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66195
Largest increase among the young
statistikk
2012-03-01T10:00:00.000Z
Elections;Immigration and immigrants
en
vundkinnv, Municipal and county council election, electoral survey among immigrants, electoral turnout, voters with immigrant backgroundsMunicipal council and county council elections, Elections, Immigration and immigrants, Elections
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Municipal and county council election, electoral survey among immigrants2011

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The statistics is publised together with Municipal and county council election, electoral survey. There you will find updated figures.

Largest increase among the young

Among Norwegian citizens who are immigrants and Norwegian-born to immigrant parents, 43 per cent participated in the local elections last year. Thirty-two per cent of the foreign citizens entitled to vote participated. The voter turnout has increased among young eligible voters.

Municipal and county council elections 2011. Electoral turnout in per cent among the sample of immigrants and Norwegian-born to immigrant parents with Norwegian citizenship. By country background and sex.

The voter turnout among the youngest electors is low compared to other age groups in 2011. However, the young eligible voters see the largest increase in voter turnout. Participation increases by 6 percentage points to 29 per cent among immigrants and Norwegian-born to immigrant parents aged 18-25 years. The group aged 26-39 years also increases its voter turnout, by 5 percentage points. Eligible voters aged 60 years and above see their turnout decrease by 5 percentage points, but this group still has the highest total turnout, with 55 per cent.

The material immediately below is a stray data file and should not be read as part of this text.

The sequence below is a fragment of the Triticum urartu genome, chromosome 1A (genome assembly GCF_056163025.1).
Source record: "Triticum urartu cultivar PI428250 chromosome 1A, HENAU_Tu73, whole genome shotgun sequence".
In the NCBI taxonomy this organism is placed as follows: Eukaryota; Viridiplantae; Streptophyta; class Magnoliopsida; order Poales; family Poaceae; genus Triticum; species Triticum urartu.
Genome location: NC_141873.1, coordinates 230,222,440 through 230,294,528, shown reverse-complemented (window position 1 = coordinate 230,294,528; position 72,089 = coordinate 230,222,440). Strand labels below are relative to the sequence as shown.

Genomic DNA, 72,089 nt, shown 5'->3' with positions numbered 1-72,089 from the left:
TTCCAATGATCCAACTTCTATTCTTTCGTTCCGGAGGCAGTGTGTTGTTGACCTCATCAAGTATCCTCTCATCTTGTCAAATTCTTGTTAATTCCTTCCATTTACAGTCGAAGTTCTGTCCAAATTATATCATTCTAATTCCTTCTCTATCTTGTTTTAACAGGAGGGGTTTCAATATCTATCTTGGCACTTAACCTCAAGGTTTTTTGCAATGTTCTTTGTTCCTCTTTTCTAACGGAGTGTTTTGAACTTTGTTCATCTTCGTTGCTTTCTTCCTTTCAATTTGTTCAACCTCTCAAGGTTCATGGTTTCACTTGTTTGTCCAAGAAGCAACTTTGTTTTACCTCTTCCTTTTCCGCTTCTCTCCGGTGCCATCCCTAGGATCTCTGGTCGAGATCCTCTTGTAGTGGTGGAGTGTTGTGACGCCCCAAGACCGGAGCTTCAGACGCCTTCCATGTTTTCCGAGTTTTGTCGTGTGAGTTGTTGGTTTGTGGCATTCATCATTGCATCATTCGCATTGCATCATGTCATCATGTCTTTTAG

Turnout increases for young eligible voters with a background from Africa

When the increase in turnout is classified by age group, young eligible voters with an African background stand out. Among these, and in the age group 18-25 years, the increase here is approximately 8 percentage points, while the total increase is 17 percentage points for the group 26-39 years. The youngest eligible voters from Eritrea have the highest turnout among the selected countries with 56 per cent. Certainly this is a small group of eligible voters, but their turnout increased by 33 percentage points from the elections in 2007.

Municipal and county council elections 2011. Electoral turnout in per cent among the sample of immigrants and Norwegian-born to immigrant parents with Norwegian citizenship. By country background, sex and selected countries.

Small changes in the voter turnout in total

In total for the elections in 2011, compared with the 2003 and 2007 elections, there was only a moderate increase in the voter turnout among immigrants and Norwegian-born to immigrants. Among foreign citizens eligible to vote, the turnout has decreased by 5 percentage points since the elections in 2007 - after a small increase in 2007 compared to 2003. In the population as a whole, the turnout in the last two local elections increased by a total of 5 percentage points, and the voter turnout is now 64.5 per cent.

Higher voter turnout among immigrants from Africa than from Europe

Immigrants and Norwegian-born to immigrants with an African background have a higher turnout than those with a European background - 47 per cent and 42 per cent respectively. The turnout is particularly low among eligible voters with a background from non-EU/EEA countries. Only 29 per cent of eligible voters from this group cast their vote.